All over the country invasive plants are becoming a problem. To define what an invasive plant is I like this description best. Invasive plants are ones which can spread quickly even outside of their natural habitats and many varied environmental conditions.Ã‚ Those plants that establish themselves in a new area have a distinct advantage because disease and natural pest may not be present iin the same numbers as their original environment to help control them.
Some examples of invasive plants are Purple Loosestrife,Ã‚ English Ivy,Ã‚ Crown Vetch, and Exotic Honeysuckle to name a few. This plants can be coming established very quickly and are very aggressive. In some forested areas English Ivy can grow up the trunks of trees and then smother them in just a few years. This aggressive nature can quickly take over and kill off native plant species. This ability to establish quickly and then spread rapidly is very disturbing. A lot of damage can be done to sensitive ecological areas if they become established such as wetlands and sand dunes to name a couple. This destruction of native habitat is also disruptive to wildlife that depend on the area for their existence. Once established it may make it impossible for native species to come back untill the invasive plants have been eradicated. Remember nature is a system of checks and balances and if something gets out of whack it may take a long time to fix.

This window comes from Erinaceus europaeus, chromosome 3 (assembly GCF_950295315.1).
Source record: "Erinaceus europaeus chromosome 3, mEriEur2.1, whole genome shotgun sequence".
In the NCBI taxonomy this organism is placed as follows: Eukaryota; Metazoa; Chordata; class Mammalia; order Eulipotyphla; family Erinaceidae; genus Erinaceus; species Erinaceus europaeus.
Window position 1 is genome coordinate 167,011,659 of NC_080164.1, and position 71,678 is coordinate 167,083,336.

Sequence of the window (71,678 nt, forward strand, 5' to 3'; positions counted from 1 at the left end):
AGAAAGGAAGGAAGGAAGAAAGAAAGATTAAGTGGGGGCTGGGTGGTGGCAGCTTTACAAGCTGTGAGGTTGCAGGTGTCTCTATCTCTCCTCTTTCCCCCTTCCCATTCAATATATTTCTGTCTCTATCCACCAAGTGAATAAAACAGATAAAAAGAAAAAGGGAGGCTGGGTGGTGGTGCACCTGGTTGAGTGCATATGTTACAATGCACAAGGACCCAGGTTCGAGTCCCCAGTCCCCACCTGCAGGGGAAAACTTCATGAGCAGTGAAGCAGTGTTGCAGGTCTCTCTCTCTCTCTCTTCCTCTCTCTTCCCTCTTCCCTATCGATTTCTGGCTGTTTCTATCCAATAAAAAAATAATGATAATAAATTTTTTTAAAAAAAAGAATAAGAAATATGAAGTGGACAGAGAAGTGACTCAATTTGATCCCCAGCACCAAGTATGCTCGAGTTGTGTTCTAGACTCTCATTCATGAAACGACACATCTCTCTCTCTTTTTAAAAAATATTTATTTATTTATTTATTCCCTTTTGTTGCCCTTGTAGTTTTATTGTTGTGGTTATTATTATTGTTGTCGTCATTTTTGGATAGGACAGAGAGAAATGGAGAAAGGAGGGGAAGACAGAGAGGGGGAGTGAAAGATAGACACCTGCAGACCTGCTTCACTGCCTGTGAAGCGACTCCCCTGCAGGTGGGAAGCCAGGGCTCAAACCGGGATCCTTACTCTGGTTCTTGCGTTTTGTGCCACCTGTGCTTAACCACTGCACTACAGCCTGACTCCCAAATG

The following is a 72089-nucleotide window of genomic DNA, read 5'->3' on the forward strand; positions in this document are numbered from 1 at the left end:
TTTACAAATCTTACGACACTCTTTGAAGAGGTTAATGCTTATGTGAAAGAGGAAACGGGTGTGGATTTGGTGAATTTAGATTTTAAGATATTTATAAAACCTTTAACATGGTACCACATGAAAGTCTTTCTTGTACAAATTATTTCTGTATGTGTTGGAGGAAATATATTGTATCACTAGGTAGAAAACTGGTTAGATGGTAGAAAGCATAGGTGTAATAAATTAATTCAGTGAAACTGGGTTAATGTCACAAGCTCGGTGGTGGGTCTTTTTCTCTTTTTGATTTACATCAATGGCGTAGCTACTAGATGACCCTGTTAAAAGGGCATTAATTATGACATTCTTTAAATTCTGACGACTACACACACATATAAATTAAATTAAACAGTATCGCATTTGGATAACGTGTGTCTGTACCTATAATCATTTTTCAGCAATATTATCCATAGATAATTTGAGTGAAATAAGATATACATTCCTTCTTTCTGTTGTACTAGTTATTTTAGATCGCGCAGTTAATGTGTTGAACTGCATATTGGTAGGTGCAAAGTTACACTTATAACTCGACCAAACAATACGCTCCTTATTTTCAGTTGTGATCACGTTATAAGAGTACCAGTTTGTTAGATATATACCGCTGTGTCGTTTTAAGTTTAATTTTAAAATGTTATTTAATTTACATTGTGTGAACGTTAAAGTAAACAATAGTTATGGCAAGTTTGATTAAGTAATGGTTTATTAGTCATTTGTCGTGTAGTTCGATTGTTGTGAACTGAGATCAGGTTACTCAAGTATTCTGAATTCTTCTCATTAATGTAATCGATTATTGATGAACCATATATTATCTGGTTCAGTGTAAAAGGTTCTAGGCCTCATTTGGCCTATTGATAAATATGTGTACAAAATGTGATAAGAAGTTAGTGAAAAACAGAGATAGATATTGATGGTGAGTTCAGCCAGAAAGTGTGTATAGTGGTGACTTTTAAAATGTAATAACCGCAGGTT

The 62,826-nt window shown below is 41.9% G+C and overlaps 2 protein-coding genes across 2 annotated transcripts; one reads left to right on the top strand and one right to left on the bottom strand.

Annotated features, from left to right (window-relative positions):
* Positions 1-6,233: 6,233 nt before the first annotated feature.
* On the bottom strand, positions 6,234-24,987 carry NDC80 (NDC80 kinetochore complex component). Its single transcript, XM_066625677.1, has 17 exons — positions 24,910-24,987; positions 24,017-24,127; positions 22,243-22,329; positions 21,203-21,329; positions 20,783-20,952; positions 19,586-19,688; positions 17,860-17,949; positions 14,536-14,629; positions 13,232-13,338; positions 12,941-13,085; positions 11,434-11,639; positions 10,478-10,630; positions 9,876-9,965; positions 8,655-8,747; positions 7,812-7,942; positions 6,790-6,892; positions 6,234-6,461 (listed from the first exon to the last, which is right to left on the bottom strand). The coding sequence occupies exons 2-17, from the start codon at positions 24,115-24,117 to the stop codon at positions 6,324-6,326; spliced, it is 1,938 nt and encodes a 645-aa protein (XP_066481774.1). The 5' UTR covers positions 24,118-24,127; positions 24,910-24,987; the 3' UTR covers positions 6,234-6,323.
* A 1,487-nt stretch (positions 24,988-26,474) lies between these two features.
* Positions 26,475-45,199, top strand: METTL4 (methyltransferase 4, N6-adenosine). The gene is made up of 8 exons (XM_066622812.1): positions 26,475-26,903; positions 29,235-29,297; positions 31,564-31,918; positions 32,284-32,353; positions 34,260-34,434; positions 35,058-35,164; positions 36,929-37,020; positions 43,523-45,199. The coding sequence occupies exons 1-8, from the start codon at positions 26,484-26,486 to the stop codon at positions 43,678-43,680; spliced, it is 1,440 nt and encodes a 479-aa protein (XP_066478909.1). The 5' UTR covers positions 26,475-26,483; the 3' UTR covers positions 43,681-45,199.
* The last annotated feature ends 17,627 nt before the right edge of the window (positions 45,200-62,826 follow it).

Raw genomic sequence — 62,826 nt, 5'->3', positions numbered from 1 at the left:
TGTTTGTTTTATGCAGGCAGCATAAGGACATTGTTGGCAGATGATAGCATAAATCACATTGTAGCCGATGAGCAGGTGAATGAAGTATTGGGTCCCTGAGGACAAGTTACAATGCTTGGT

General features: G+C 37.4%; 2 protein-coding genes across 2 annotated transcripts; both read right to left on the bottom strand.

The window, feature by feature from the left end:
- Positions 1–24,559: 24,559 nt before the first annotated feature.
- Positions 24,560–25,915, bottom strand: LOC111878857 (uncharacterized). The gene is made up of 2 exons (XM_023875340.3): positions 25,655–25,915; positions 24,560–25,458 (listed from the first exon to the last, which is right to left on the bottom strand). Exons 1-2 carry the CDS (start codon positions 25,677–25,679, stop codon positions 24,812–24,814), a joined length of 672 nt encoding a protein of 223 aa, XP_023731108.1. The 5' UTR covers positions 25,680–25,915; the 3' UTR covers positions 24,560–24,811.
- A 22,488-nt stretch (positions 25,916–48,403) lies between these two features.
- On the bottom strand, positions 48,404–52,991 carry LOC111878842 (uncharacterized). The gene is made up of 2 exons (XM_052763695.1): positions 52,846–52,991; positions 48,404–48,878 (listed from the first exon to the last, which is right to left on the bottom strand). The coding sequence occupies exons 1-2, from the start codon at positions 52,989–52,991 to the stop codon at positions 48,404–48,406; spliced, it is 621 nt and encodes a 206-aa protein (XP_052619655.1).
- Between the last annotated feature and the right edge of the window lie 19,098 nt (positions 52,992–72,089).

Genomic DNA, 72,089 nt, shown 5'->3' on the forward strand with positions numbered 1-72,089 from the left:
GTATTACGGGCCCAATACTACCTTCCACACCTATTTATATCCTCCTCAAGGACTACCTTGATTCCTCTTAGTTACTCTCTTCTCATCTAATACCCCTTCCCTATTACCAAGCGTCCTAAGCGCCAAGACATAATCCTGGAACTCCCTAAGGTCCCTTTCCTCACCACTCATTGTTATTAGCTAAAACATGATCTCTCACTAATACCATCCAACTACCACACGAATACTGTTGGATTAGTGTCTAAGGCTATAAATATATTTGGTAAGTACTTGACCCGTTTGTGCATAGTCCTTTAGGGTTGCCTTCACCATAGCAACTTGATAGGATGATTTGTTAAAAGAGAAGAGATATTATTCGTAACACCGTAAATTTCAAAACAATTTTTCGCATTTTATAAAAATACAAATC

Just think about the damage some of these vines can cause to your garden and property. They are hard to pull out and once they start climbing walls their aggressive roots can destroy masonry and mortar. The cover your fences and shrubs and if not controlled will quickly cover the whole garden.
What can a gardener do to help control these invasive plants? First rid your garden of them by cutting back and pulling out these plants as quickly as you see them. Be very aggressive in your vigilance to destroy them before they become established. Be sure and check before planting new landscaping to be sure you are not using plants that can become a problem. Make it a pointÃ‚ to tell neighbors or fellow gardeners about them to help control their spread. If you have to use a herbicide do it only as a last resort, be careful that it does not do damage to native plants or desirable landscaping. Learn to identify plants in you area that have been classified as invasive and sound the alarms and ring the bell to everyone when you come across them, especially if they are already starting to take over an area and smother the native plants.